Al’s idols were ‘Philly’ Jo Jones, Elvin Jones and Joe Dukes and he actually sat in with the Max Roach group. He was four or five years older than the rest of the MG’s who looked up to him and relied on him to ‘put a pocket on it’ as far as the music was concerned. This meant to find the appropriate groove to turn a good song into a great song. Al became justifiably known as “the Human Timekeeper” and went on to play on many of the world’s favourite ‘R & B’ hits. It‘s an astonishing list which encompasses all the favourites we drummers love to play although, to be honest the greater majority of us here in the UK certainly didn’t play them like Al did. For my money this trait manifests itself best on Eddie Floyd’s ‘Knock On Wood’ which no one I’ve ever heard played as sparingly as he did often with just one and four on the bass drum. I certainly couldn’t ever resist putting a fill before the pushed accents on the intro and this sacrilege would no doubt have brought a smile to our hero’s face. Also, the end of the 4 bar instrumental section simply has an understated single down-beat not the 1& everybody else plays . According to Steve Cropper, Al did have all those jazz chops in him and he saw that when he was warming-up. Apparently he played fast rolls and fills and having witnessed Al’s single stroke playing said they were the greatest he’d seen and realised that what Al Jackson played on record was just the tip of the iceberg.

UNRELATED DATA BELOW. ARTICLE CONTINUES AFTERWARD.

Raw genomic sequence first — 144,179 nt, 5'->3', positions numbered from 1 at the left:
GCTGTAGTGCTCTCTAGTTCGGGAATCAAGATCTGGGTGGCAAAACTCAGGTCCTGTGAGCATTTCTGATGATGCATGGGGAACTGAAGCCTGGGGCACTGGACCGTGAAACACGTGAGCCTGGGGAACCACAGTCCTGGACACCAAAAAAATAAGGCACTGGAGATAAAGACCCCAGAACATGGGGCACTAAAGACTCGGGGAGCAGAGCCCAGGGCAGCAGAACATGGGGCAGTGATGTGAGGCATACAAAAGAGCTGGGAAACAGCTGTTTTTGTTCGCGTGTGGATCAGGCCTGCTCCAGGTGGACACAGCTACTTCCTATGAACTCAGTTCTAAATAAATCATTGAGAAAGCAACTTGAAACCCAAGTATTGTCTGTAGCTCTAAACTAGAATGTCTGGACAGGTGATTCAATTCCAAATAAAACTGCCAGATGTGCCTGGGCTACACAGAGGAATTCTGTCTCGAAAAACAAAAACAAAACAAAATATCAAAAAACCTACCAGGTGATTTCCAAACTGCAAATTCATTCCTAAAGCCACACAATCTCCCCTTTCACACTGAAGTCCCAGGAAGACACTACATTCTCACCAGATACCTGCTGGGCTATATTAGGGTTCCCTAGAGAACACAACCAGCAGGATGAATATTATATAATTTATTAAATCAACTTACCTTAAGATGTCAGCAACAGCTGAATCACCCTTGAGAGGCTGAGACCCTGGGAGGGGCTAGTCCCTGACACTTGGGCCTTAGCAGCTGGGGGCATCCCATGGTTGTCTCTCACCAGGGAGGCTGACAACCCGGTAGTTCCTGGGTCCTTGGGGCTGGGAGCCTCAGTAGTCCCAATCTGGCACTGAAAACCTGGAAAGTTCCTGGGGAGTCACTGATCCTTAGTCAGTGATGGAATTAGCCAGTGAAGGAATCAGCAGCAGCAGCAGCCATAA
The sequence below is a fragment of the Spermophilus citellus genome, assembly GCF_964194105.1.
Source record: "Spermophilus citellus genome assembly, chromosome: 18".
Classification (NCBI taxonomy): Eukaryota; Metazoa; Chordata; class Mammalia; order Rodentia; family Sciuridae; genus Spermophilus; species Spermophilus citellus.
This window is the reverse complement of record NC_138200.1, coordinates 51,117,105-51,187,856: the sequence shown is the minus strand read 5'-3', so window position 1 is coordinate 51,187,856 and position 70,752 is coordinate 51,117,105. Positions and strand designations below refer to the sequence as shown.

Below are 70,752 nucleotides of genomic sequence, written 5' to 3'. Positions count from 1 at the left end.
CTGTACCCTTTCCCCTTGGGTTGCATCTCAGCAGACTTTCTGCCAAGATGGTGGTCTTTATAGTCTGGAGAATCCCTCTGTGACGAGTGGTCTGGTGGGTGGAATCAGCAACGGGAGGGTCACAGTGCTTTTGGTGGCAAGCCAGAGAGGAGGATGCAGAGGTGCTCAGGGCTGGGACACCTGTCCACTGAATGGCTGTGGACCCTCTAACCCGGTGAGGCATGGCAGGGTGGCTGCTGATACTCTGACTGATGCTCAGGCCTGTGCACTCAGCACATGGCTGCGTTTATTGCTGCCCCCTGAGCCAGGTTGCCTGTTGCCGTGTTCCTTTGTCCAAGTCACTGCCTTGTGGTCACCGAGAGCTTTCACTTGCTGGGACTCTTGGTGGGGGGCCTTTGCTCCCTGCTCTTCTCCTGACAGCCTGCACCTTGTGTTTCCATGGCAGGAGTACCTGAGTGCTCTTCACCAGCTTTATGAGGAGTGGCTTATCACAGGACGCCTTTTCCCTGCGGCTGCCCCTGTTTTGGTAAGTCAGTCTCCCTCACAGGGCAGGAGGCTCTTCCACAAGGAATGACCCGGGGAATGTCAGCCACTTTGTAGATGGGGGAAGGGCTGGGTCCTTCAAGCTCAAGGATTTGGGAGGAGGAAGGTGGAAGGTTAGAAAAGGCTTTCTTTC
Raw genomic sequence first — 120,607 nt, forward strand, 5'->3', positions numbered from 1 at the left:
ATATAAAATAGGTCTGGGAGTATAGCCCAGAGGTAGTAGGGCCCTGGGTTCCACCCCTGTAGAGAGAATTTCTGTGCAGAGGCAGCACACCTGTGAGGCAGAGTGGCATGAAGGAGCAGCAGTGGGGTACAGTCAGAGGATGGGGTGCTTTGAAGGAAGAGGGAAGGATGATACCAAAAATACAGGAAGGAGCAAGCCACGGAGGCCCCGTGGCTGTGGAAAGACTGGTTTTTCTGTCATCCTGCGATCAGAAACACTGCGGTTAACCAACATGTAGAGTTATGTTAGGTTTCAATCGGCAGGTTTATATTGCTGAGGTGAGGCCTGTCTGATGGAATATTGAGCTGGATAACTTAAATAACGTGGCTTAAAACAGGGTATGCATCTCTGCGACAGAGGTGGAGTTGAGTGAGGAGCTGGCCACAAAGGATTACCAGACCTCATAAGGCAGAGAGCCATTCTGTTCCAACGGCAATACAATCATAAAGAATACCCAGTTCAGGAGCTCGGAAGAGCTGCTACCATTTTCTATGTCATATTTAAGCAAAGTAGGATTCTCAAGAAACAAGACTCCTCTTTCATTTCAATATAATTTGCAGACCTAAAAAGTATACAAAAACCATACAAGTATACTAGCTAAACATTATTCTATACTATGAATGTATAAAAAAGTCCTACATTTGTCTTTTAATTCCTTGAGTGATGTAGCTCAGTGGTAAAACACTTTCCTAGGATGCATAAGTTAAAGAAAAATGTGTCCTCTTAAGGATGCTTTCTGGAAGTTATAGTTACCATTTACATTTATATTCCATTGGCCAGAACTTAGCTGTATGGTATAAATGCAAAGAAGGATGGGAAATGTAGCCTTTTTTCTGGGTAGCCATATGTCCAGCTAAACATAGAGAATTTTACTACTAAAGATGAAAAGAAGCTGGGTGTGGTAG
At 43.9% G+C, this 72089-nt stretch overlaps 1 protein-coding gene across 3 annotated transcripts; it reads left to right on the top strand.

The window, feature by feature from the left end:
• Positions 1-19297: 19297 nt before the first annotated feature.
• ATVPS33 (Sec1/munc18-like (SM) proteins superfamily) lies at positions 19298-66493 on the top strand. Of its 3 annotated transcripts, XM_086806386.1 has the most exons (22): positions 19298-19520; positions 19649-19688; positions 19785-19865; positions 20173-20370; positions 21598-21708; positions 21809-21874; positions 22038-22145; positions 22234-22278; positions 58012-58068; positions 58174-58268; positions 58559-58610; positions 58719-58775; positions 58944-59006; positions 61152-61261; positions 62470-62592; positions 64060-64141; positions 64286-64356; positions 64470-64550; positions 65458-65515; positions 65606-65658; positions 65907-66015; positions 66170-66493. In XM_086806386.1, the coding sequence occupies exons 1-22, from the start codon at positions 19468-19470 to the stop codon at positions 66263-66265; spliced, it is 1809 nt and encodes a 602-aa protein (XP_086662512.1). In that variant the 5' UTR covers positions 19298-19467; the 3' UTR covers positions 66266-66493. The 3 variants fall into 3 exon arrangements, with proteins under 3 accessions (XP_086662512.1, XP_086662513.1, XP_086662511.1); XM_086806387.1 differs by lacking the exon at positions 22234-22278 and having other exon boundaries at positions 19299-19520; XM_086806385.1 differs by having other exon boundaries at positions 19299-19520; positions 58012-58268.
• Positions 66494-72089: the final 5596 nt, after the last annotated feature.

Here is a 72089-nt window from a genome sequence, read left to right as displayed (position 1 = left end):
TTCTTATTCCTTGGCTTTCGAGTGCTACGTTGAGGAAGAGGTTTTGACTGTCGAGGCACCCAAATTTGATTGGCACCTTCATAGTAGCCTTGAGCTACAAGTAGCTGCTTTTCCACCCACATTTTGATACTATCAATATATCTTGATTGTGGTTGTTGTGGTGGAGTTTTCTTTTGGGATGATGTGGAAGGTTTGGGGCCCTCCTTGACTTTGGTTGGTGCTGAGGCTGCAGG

One of his much copied trademarks came about by accident. He broke the batter head on his snare drum and played the offbeat for the rest of the show on a tom incorporating a rimshot at the same time to help it cut through. Drum-wise in the studio he used a completely standard Rogers kit with 20” bass, 12, 16 and occasionally 13” toms and a ‘Powertone’ wood-shelled snare. In the live situation his set of choice was evidently a round badge Gretsch with a Ludwig 400 snare drum. His Zildjian cymbals were almost standard sized with 14” hi hats, 16 crash and an 18” ride. His playing was actually characterised by the fact that he used cymbal crashes very sparingly, feeling they spoiled the arrangement and masked the music. He invariably had just two microphones on the drums (one below the hi hat) and none on the cymbals.